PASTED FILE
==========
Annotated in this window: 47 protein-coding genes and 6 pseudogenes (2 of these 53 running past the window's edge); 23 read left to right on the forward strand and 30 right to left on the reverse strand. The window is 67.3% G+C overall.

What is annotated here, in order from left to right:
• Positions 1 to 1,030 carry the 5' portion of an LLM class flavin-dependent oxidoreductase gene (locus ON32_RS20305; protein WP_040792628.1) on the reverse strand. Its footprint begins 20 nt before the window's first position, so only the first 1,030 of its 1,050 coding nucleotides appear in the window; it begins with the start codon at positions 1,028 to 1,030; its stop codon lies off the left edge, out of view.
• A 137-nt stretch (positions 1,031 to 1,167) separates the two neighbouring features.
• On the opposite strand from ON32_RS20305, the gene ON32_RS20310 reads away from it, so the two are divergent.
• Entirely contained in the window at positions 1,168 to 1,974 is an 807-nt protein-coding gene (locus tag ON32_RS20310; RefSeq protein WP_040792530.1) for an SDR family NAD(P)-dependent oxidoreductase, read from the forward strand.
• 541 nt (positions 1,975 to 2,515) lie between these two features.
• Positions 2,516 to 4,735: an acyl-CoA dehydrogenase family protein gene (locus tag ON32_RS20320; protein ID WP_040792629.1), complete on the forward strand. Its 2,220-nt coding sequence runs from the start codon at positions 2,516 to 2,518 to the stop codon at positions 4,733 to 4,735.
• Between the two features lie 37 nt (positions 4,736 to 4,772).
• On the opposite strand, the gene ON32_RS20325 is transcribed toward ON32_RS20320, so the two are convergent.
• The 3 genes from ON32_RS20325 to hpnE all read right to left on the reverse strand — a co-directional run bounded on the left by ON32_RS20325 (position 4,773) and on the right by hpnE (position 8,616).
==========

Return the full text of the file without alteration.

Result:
Annotated in this window: 47 protein-coding genes and 6 pseudogenes (2 of these 53 running past the window's edge); 23 read left to right on the forward strand and 30 right to left on the reverse strand. The window is 67.3% G+C overall.

What is annotated here, in order from left to right:
• Positions 1 to 1,030 carry the 5' portion of an LLM class flavin-dependent oxidoreductase gene (locus ON32_RS20305; protein WP_040792628.1) on the reverse strand. Its footprint begins 20 nt before the window's first position, so only the first 1,030 of its 1,050 coding nucleotides appear in the window; it begins with the start codon at positions 1,028 to 1,030; its stop codon lies off the left edge, out of view.
• A 137-nt stretch (positions 1,031 to 1,167) separates the two neighbouring features.
• On the opposite strand from ON32_RS20305, the gene ON32_RS20310 reads away from it, so the two are divergent.
• Entirely contained in the window at positions 1,168 to 1,974 is an 807-nt protein-coding gene (locus tag ON32_RS20310; RefSeq protein WP_040792530.1) for an SDR family NAD(P)-dependent oxidoreductase, read from the forward strand.
• 541 nt (positions 1,975 to 2,515) lie between these two features.
• Positions 2,516 to 4,735: an acyl-CoA dehydrogenase family protein gene (locus tag ON32_RS20320; protein ID WP_040792629.1), complete on the forward strand. Its 2,220-nt coding sequence runs from the start codon at positions 2,516 to 2,518 to the stop codon at positions 4,733 to 4,735.
• Between the two features lie 37 nt (positions 4,736 to 4,772).
• On the opposite strand, the gene ON32_RS20325 is transcribed toward ON32_RS20320, so the two are convergent.
• The 3 genes from ON32_RS20325 to hpnE all read right to left on the reverse strand — a co-directional run bounded on the left by ON32_RS20325 (position 4,773) and on the right by hpnE (position 8,616).